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Let's say I have a database to track my customers.

On any given day, a customer is active or non-active, and I can discover this in real-time by querying the database. So, right now, I can easily find out that I have X active customers.

What I can't do is discover how many customers I had on July 5, 2014, for example. There is no way to reconstruct a particular point in time, to find out this data point for any given moment in the past. (Not uncommon -- it would be fairly rare, actually, for a database package to do this. Databases generally know about their state at the current moment only.)

To solve this, I create a job that queries the database every night at midnight, captures this data point, then writes to a file with a date. So, I end up with a series of timestamped numbers which represent this particular point of data at a regular interval over a period of time:

2014-07-05: 82
2014-07-06: 84
2014-07-07: 81
2014-07-08: 76
[etc.]

These numbers represent this data point, trending over time. This is a historical, indisputable record of a single data point at a single, specified moment in time.

Is there a name for this particular aspect/paradigm on this number? What would I call this data set, collectively?

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You could call it a time series or a time-series variable (though most people neglect the hyphen). You could also use the more general term of longitudinal data; time-series data entail one type of longitudinal data. (If the measurements were taken at only two points, this would hardly constitute a time series and would have to be analyzed with other methods besides time-series methods.)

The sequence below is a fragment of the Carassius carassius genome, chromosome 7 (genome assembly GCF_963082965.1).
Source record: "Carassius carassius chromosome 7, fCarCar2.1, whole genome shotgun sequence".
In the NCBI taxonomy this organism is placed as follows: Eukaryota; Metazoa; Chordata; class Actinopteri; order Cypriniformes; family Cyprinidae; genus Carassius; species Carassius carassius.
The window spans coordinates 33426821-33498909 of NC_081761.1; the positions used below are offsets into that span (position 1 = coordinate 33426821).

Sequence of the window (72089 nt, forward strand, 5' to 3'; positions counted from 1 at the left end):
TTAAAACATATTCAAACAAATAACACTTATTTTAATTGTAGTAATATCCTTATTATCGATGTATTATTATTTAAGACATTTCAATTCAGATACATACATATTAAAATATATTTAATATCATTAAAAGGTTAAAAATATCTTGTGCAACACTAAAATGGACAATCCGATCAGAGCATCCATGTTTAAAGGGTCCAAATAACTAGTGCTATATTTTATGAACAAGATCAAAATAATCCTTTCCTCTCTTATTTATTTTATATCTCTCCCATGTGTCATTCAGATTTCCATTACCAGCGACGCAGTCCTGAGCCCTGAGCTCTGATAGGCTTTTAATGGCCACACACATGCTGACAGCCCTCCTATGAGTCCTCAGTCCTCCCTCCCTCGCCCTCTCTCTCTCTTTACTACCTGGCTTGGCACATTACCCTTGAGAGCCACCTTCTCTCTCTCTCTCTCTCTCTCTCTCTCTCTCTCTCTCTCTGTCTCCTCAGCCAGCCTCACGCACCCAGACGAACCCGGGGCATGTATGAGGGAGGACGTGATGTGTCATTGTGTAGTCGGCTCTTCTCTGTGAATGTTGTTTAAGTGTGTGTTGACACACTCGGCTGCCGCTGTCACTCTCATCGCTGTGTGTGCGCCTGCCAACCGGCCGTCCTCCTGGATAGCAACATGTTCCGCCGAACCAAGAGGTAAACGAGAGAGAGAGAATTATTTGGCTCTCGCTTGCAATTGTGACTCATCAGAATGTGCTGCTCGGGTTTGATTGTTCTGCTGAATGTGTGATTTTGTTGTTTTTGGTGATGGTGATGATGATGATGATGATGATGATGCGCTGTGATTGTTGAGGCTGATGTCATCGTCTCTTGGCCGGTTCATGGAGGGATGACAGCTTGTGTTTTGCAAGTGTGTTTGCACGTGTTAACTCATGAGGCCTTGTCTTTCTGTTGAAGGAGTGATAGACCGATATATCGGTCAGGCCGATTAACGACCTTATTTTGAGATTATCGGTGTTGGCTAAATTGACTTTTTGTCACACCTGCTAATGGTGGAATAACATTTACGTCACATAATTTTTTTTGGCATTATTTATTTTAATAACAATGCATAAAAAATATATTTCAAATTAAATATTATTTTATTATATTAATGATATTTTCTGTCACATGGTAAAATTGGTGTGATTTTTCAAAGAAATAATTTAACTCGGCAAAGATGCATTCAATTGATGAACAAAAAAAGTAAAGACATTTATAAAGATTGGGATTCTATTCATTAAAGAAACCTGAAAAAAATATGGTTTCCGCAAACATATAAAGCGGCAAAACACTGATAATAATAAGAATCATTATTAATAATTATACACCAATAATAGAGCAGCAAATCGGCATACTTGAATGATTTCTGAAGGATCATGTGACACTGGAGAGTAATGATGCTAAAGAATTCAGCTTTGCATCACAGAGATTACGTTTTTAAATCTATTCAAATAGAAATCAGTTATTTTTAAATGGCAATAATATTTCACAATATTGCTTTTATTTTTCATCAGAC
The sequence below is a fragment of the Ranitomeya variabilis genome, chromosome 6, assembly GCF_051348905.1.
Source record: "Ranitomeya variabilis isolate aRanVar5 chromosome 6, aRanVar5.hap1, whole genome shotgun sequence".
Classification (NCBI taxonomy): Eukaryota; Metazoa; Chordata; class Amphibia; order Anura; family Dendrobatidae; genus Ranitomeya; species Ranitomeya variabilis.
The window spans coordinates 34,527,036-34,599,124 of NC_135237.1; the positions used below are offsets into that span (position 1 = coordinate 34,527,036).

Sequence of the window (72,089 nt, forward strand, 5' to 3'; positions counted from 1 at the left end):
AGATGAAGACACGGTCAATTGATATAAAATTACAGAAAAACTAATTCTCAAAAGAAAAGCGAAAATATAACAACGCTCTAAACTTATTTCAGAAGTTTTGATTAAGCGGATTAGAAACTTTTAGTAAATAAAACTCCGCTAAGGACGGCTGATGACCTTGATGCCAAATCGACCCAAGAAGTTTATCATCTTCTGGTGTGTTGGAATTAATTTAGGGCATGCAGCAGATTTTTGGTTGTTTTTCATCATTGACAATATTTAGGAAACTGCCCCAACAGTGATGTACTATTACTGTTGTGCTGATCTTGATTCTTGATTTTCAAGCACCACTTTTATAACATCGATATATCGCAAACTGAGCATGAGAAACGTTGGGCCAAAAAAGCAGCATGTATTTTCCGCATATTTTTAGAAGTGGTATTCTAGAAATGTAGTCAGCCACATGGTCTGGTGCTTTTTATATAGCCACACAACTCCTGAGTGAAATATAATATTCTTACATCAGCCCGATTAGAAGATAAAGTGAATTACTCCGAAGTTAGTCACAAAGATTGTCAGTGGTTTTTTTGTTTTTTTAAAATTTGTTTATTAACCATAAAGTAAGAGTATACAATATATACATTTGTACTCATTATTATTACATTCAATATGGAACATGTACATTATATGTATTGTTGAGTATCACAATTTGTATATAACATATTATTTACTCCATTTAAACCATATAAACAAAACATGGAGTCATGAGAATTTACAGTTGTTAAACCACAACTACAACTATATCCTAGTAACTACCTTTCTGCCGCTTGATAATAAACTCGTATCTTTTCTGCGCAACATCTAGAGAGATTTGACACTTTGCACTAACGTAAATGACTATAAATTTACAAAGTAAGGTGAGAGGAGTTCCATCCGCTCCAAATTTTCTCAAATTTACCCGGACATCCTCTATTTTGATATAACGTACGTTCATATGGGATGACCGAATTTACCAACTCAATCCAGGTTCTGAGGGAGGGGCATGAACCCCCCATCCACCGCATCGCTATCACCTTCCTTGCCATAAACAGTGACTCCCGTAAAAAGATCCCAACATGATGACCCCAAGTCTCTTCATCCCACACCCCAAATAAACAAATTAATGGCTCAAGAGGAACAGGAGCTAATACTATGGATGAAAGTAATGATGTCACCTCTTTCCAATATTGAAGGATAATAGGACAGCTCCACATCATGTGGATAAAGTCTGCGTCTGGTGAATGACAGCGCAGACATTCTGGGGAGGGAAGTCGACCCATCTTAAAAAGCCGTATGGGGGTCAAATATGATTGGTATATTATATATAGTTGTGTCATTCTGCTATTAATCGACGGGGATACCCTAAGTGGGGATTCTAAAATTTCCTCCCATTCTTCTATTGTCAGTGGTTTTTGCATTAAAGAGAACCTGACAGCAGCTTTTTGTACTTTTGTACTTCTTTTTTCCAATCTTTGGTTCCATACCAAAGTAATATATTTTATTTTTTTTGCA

Analysts typically seek to answer two types of questions using time-series data. One is "to what extent can we explain the changes that occur?" -- as by creating a model of that single variable. ARIMA modeling is an example of such an approach. A second is, "To what extent can we explain changes in one such variable as a function of one or more others?"

(A bit more on terminology: while the series of numbers is a variable, the term "data point" applies only to any individual number, such as the 82. And then "data set" would usually refer to a group of such variables that might be analyzed together.)

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  • $\begingroup$ So, a single captured value is a "data point"? A "time series" might be described as "a collection of N data points"? The answer below used the term "observation." How does that relate? $\endgroup$ – Deane Dec 27 '16 at 14:27
  • $\begingroup$ Yes to the 1st 2 questions. I'll hold off on paraphrasing IrishStat's answer, but usually observation simply means data point. $\endgroup$ – rolando2 Dec 27 '16 at 20:56
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It is called a time series observation. This is a bit of an oxymoron or a contradiction in terms because it is never truly observed although it is called an observation. It is a collection of transactions .. your customer data (which can be observed) but it itself is never truly observed. We observe transactions and then bucket transactions into time or space intervals and then analyse the collective to make predictions and even more importantly detect innovation.

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  • $\begingroup$ For the record, your answer was perfectly good, but I can only pick one as correct and both answers were basically the same... $\endgroup$ – Deane Dec 27 '16 at 13:58
  • $\begingroup$ If you want to learn more about time series search on user 3382 as it is the only subject I know . regards $\endgroup$ – IrishStat Dec 27 '16 at 15:13

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